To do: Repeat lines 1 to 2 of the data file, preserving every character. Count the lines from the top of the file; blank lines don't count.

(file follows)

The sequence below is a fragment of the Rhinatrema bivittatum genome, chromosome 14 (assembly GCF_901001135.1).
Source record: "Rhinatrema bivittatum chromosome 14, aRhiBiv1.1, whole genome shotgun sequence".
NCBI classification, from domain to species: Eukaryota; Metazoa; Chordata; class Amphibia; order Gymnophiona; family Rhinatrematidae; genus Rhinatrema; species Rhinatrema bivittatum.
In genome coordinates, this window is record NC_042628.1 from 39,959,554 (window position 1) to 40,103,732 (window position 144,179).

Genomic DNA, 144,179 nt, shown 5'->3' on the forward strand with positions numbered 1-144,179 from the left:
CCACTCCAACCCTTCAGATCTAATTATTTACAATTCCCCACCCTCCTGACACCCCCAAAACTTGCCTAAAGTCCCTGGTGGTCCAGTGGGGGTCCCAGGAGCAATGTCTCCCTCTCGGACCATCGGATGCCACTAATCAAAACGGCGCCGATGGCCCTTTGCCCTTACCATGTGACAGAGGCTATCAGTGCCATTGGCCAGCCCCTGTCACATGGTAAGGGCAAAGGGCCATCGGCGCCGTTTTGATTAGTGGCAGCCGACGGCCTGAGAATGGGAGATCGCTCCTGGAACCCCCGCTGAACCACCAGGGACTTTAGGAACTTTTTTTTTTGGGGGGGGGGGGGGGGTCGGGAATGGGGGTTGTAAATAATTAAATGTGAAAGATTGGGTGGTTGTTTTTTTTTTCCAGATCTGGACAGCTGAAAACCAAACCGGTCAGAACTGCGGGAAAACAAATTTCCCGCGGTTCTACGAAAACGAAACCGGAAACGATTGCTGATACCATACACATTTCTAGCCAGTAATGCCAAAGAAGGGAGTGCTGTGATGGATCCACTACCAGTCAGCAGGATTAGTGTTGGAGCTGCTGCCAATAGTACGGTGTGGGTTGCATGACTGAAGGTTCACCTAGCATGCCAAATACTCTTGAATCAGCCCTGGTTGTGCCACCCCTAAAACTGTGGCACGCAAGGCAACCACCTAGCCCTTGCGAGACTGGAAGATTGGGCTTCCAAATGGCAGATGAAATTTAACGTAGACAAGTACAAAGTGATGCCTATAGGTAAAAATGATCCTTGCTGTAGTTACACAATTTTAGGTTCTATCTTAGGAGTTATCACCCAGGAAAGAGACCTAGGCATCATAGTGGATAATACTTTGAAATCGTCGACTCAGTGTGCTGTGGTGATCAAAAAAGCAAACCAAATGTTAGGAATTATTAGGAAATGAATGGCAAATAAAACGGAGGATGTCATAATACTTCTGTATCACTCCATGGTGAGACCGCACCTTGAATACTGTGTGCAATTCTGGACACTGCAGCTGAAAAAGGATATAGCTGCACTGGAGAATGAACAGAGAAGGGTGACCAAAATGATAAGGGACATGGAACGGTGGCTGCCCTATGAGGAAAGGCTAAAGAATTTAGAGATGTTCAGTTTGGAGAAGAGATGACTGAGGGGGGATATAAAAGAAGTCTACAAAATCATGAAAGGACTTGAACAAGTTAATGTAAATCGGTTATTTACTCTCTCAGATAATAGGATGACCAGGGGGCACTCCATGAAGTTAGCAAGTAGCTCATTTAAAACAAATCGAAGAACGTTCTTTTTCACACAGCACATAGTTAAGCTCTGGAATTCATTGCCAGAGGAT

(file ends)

The sequence below is a fragment of the Rhinatrema bivittatum genome, chromosome 14 (assembly GCF_901001135.1).
Source record: "Rhinatrema bivittatum chromosome 14, aRhiBiv1.1, whole genome shotgun sequence".